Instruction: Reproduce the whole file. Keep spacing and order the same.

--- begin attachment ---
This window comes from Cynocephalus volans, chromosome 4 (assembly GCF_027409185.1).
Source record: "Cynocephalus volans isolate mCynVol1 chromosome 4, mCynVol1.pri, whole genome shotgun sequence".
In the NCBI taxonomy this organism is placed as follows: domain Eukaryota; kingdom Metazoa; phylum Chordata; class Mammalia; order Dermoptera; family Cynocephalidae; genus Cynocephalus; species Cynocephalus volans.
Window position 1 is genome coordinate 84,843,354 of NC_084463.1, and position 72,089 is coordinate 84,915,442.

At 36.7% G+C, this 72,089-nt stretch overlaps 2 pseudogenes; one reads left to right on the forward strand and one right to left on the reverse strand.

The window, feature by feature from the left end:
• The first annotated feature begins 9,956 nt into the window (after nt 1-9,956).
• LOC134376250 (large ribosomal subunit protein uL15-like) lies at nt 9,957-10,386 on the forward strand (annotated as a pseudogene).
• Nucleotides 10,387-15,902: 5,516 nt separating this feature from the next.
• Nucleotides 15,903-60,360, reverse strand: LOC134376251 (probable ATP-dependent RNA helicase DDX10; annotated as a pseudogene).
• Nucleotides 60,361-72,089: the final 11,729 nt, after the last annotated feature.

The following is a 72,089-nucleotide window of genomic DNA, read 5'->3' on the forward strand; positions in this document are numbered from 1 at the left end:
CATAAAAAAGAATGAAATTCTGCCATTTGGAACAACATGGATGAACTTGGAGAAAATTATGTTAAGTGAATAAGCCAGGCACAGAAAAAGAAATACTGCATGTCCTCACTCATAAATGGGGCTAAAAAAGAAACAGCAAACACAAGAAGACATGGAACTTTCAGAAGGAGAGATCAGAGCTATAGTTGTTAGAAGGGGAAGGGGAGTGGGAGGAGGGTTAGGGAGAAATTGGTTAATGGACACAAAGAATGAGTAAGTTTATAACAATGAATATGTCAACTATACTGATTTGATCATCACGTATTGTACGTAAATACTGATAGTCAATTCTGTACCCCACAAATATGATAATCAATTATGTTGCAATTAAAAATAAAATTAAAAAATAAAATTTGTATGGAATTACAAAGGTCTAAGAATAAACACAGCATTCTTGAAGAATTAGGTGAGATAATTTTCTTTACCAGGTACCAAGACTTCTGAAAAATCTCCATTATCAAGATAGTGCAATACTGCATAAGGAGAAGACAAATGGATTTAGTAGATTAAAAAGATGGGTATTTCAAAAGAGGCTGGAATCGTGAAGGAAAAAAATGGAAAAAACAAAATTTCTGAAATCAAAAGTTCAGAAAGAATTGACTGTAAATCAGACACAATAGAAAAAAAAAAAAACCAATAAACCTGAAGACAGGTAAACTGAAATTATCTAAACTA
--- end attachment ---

This window comes from Cynocephalus volans, chromosome 4 (assembly GCF_027409185.1).
Source record: "Cynocephalus volans isolate mCynVol1 chromosome 4, mCynVol1.pri, whole genome shotgun sequence".
In the NCBI taxonomy this organism is placed as follows: domain Eukaryota; kingdom Metazoa; phylum Chordata; class Mammalia; order Dermoptera; family Cynocephalidae; genus Cynocephalus; species Cynocephalus volans.
Window position 1 is genome coordinate 84,843,354 of NC_084463.1, and position 72,089 is coordinate 84,915,442.

At 36.7% G+C, this 72,089-nt stretch overlaps 2 pseudogenes; one reads left to right on the forward strand and one right to left on the reverse strand.

The window, feature by feature from the left end:
• The first annotated feature begins 9,956 nt into the window (after nt 1-9,956).
• LOC134376250 (large ribosomal subunit protein uL15-like) lies at nt 9,957-10,386 on the forward strand (annotated as a pseudogene).
• Nucleotides 10,387-15,902: 5,516 nt separating this feature from the next.
• Nucleotides 15,903-60,360, reverse strand: LOC134376251 (probable ATP-dependent RNA helicase DDX10; annotated as a pseudogene).
• Nucleotides 60,361-72,089: the final 11,729 nt, after the last annotated feature.

The following is a 72,089-nucleotide window of genomic DNA, read 5'->3' on the forward strand; positions in this document are numbered from 1 at the left end:
CATAAAAAAGAATGAAATTCTGCCATTTGGAACAACATGGATGAACTTGGAGAAAATTATGTTAAGTGAATAAGCCAGGCACAGAAAAAGAAATACTGCATGTCCTCACTCATAAATGGGGCTAAAAAAGAAACAGCAAACACAAGAAGACATGGAACTTTCAGAAGGAGAGATCAGAGCTATAGTTGTTAGAAGGGGAAGGGGAGTGGGAGGAGGGTTAGGGAGAAATTGGTTAATGGACACAAAGAATGAGTAAGTTTATAACAATGAATATGTCAACTATACTGATTTGATCATCACGTATTGTACGTAAATACTGATAGTCAATTCTGTACCCCACAAATATGATAATCAATTATGTTGCAATTAAAAATAAAATTAAAAAATAAAATTTGTATGGAATTACAAAGGTCTAAGAATAAACACAGCATTCTTGAAGAATTAGGTGAGATAATTTTCTTTACCAGGTACCAAGACTTCTGAAAAATCTCCATTATCAAGATAGTGCAATACTGCATAAGGAGAAGACAAATGGATTTAGTAGATTAAAAAGATGGGTATTTCAAAAGAGGCTGGAATCGTGAAGGAAAAAAATGGAAAAAACAAAATTTCTGAAATCAAAAGTTCAGAAAGAATTGACTGTAAATCAGACACAATAGAAAAAAAAAAAAACCAATAAACCTGAAGACAGGTAAACTGAAATTATCTAAACTA